Another Bό plant out at the moment is the Cowslip, the nodding head relation of the primrose, with whom it sometimes hybridises to create false oxlips. Cowslip is Bainne Bό Bleachtáin which is Dairy Cow Milky flower. It was rubbed on cow’s udders in the past to help them produce milk. There’s often something in a name.

Day 21-Stepping stones

How we cross streams and rivers is scarcely remarkable to us now, unless perhaps we are on foot and can lean over the parapet walls of a bridge and look down to see the water below. As a people on foot, we travelled by “shanks mare” and knew special crossing places. Áthanna are fords or stepping-stones, a shallow part of a river, reaching from bank to bank augmented by stone and/or timber, where people, animals and vehicles crossed.

The ford at Aclint Bridge, had a famous meeting in 1599, where the second Earl of Essex met with Hugh O’Neil, the Earl of Tyrone. This is between Garlegobban, County Monaghan and Essex Ford, County Louth. The restored Essex Ford forge sits prominently on the roadside, waiting for the horses that are only ghosts now. Aclint is Béal Átha Claonta, mouth of the sloping ford.

Átha finds its ways into more placenames, at least twenty-nine places in Monaghan such as Béal Átha Beithe, the ford at the mouth of the birches, or Ballybay. Here the Dromore River links two lakes either side of the ridge where the town now sits, which is the perfect wetland habitat for birch trees still. Béal Átha an Iúir or Ford at the mouth of the Yew trees or Ballynure also speaks of trees. The majestic Irish Yews must have been a wonderful sight. They were much revered and important tree in early Irish law, and often planted to mark church boundaries. Yews have a very long life, many hundreds of years, and traditionally considered to be symbolic of eternity.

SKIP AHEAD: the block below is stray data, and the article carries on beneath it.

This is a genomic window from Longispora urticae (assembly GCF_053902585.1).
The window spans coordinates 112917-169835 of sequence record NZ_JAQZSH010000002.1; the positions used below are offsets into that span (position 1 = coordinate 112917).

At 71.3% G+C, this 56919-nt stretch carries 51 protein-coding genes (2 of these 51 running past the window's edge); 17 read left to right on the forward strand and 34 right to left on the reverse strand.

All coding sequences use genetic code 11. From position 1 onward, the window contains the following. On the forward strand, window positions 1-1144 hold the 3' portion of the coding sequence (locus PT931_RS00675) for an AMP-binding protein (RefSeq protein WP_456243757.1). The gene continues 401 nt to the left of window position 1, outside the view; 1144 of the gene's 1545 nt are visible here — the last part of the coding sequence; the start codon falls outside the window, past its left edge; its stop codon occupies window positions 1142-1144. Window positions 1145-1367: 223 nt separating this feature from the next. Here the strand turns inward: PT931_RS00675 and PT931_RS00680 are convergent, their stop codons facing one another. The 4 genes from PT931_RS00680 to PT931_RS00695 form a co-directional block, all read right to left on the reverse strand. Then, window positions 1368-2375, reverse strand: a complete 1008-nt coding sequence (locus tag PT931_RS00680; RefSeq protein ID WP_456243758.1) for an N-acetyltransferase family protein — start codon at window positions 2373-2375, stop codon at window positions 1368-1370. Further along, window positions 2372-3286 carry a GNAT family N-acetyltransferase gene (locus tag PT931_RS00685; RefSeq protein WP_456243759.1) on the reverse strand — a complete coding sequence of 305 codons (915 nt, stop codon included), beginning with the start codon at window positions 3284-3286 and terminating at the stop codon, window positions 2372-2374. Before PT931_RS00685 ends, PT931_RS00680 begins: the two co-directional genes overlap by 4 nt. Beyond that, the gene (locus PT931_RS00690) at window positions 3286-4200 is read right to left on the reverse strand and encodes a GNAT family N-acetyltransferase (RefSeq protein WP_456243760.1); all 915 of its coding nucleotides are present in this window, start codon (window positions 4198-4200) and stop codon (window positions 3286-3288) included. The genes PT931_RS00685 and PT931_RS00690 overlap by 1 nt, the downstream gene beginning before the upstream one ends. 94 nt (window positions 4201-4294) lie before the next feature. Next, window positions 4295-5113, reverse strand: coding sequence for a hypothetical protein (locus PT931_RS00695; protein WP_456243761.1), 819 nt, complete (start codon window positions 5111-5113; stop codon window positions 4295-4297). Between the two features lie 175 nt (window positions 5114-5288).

The term stepping stones emerged in the most significant European nature legislation in 1992, where the directive asked Ireland and other member states to encourage the management of features of the landscape, such as rivers, field boundaries, small woods and ponds for their function as stepping stones for “migration, dispersal an exchange of wild species”.

In other words, we must allow nature to function properly as a system with many parts. Increasingly, almost thirty years later this small paragraph in the directive is realised to be fundamentally necessary. Nature will not survive unless it can be everywhere, all its cogs turning together, all the jigsaw pieces together forming one picture with us as part of that picture.

Photo – Yew tree at Crom, Co. Fermanagh.

Day 22-Thorn quicks to a hedge